A couple of days ago some mouse droppings appeared under the fridge. Time to set the traps. First night out and success! One little mouse quickly dead.
We've battled mice in the chook shed before and found the traditional, low tech sprung trap on a wooden base work better than any of the fancy new contraptions. Not so for rats. They are way too smart to be caught in the larger version of the same trap. Unfortunately, we had to resort to using poison on the large and healthy family of rats that moved into the chook shed last spring.
Frances Bender, executive director of ASX-listed salmon producer Huon Aquaculture. One of things she talked about was the impact of technology on women's lives, now that the ability to work from home allows many the flexibility they need to continue in their careers. Diane Tompson, managing director of the Powercom Group of companies. She said it was important to "just ask!" if you don't know something and to put your hand up for roles and opportunities even if you don't believe you are the perfect candidate. Chances are, that person doesn't exist. Adriana Taylor, Commissioner of the Huon Valley Council. Adriana mentioned the existence of "two glass ceilings" - one that can be overcome, and one imposed by women on themselves. Rosie Martin, speech pathologist, founder of the charity Chatter Matters and 2017 Tasmanian Australian of the Year. One sage piece of advice Rosie had when asked if she had any regrets or things she would do differently was "start earlier!" Good point...
Panel moderator Polly Venning did an awesome job of asking insightful questions that got everyone thinking. And you can't beat Home Hill for beautiful surroundings and great food and wine. Who knows, it may become a feature on the annual calendar.
Three out of my four Barnevelder hens are moulting and off the lay, and this summer, I didn't have time to incubate a new batch. It's a lot of work and not compatible with business travel. And we'd have to acquire some eggs as we don't have a rooster at the moment. So when an email arrived from a friend over the long weekend that they had 17 two-day old chicks free to good home, I jumped on their kind offer. One of their hens had taken herself off to her own private nest and managed to hatch 17 out of the 20 eggs she was sitting on! So we collected eight super-cute balls of fluff on Sunday (seven yellow and one black) and reduced the load on mum. Although I felt kind of sad taking them away from her, in a few weeks I guess she won't want to know them.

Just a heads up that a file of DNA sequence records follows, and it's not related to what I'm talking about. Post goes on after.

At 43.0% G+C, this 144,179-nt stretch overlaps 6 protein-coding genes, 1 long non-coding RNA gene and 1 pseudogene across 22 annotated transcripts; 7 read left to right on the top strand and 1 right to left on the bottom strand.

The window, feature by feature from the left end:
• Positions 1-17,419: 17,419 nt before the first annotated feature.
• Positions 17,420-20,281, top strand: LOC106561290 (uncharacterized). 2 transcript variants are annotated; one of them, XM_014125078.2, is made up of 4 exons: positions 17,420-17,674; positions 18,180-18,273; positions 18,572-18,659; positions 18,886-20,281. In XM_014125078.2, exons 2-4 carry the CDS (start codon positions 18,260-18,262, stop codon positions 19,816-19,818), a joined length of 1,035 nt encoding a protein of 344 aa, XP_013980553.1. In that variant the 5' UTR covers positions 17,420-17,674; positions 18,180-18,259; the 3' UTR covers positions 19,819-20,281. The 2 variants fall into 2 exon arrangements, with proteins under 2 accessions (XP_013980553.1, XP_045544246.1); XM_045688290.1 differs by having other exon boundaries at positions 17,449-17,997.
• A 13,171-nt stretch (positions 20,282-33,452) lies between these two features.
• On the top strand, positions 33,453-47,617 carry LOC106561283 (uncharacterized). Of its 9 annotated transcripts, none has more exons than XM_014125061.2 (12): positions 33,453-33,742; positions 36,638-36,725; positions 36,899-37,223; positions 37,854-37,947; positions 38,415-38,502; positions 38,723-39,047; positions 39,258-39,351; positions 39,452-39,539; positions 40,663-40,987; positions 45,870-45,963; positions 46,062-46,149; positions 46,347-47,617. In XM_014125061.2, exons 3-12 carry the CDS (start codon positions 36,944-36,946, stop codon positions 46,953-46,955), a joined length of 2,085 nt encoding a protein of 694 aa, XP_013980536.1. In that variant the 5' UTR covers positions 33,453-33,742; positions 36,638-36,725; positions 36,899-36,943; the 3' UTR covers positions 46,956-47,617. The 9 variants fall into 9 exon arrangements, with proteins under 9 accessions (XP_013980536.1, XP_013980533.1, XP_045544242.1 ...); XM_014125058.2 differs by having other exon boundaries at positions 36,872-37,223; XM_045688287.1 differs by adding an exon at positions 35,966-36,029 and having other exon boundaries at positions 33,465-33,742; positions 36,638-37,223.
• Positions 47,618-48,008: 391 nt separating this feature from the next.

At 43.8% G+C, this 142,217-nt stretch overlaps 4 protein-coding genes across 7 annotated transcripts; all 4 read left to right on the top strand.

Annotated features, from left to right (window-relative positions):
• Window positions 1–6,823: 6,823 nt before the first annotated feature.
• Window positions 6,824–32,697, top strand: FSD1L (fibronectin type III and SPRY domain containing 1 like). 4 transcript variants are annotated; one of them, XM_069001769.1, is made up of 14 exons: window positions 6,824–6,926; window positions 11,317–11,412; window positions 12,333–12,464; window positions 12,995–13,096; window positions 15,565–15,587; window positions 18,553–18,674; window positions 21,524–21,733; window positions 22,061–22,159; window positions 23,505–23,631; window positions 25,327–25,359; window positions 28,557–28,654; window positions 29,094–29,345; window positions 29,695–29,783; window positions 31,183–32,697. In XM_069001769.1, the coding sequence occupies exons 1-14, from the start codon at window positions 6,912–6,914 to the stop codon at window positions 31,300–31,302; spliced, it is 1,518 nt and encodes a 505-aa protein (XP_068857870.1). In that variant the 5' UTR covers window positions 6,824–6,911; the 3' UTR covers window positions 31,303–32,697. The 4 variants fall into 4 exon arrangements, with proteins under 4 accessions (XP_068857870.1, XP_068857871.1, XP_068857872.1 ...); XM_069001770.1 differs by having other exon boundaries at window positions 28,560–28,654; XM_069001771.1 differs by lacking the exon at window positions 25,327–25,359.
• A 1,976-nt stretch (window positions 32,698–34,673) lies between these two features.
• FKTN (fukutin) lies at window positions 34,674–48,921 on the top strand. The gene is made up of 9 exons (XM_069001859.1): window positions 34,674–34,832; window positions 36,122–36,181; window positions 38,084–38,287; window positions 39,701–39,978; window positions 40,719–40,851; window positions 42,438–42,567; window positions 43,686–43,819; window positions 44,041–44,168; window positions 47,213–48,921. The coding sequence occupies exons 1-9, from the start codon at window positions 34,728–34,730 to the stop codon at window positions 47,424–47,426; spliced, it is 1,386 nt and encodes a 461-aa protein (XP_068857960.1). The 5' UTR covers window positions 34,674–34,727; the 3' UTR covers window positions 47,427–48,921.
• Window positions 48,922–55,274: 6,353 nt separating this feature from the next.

The new chicks have now settled in to their new temporary accommodation in our garage. They are a mixture of mainly New Hampshire with some Australorp so it will be interesting to see how they turn out and which sex they are. They look quite different from Barnevelder chicks.
The first day of this year's Taste of the Huon festival dawned damp and misty. But by mid-afternoon, we were hungry and headed to Ranelagh to sample some of the tasty things on offer. Blueberry cider from Pagan Cider. A pork empanada for me and a corn bun filled with pulled pork and ranch sauce for David. Some of the 'smallest pancakes in town' a.k.a. dutch Poffertjes with icing sugar and cream. And an ice cream sandwich: two biscuits filled with salted caramel crunch ice cream. All delish. Unfortunately for the stallholders, it wasn't terribly busy, but we had a very pleasant time indeed.
Today was a completely different story. I was on volunteer duty with the Huon Valley Dog Walking Association, checking parked cars in case there were dogs left in them. Dogs are not allowed at the event, so sometimes people unaware of this bring them and then decide to leave them in the car while they pop in for a while. And just like kids, dogs left in cars when the sun comes out can die very quickly. It was sunny and hot and the crowd was huge. The sea of cars stretched off into the overflow paddocks. The queue for the ice cream stalls was long. By 2pm one ice cream maker had sold out and the others were making a killing! There was even a queue for the free sunscreen.
This week I was lucky enough to travel to Dubai for a work event. I've been through the airport several times but never been outside before. Most of the time I was in the huge 5-star Jumeirah Madinat resort and conference centre complex, modern but built to look like something ancient. Kind of like an Arabian Disneyland, a little too perfect. I got up before dawn so I could walk along the water and get some photos to post on social media (for work of course... also below!) Many of my photos feature the striking sail shaped Burj Al Arab, which changes colour constantly during the day and lights up at night. You can't help it when it grabs your attention every time you see it. From the natural beauty of Tasmania to artificial beauty. Both beautiful, just different.
My garden is suffering serious neglect, due to work travel and other commitments. I didn't go crazy this year - just planted some stuff and if it dies, it dies - but despite my lack of input, there are a few things worth eating from our garden. I only planted four tomato seedlings this year, all in the greenhouse, and over the past few weeks I've been getting a nice handful of tomatoes ripening every day. And I picked my first cucumber today! And we've got silverbeet, lettuce, herbs, some beetroot... thrown together with maybe some feta cheese from the fridge and a nice dressing, they make a very tasty summer salad.
Escaped Sydney in 2010 for a piece of paradise in Tasmania's Huon Valley. I'm a keen walker, remote worker, incompetent gardener, Bernese Mountain Dog owner, fan of almost anything German (food, language, cars, beer), amateur linguist, chook fancier, childfree.